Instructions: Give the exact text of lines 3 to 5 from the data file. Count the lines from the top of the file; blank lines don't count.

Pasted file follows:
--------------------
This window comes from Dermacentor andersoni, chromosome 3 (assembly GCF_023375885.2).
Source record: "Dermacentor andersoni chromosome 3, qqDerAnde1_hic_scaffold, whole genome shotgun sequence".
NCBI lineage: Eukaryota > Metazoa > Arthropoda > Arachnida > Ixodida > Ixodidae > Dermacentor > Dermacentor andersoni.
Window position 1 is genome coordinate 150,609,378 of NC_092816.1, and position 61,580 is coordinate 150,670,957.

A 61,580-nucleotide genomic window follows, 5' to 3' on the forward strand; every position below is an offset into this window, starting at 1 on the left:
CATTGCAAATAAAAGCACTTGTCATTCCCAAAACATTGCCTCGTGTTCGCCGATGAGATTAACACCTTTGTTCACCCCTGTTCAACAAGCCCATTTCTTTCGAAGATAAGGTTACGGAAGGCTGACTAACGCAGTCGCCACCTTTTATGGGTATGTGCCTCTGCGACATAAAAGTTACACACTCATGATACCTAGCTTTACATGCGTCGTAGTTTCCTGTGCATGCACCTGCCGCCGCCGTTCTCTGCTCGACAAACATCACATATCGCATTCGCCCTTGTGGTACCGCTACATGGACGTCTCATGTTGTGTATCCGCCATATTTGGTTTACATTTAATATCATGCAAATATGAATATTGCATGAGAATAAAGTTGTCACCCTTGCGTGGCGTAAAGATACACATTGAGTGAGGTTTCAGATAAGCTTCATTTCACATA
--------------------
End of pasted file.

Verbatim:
NCBI lineage: Eukaryota > Metazoa > Arthropoda > Arachnida > Ixodida > Ixodidae > Dermacentor > Dermacentor andersoni.
Window position 1 is genome coordinate 150,609,378 of NC_092816.1, and position 61,580 is coordinate 150,670,957.

A 61,580-nucleotide genomic window follows, 5' to 3' on the forward strand; every position below is an offset into this window, starting at 1 on the left: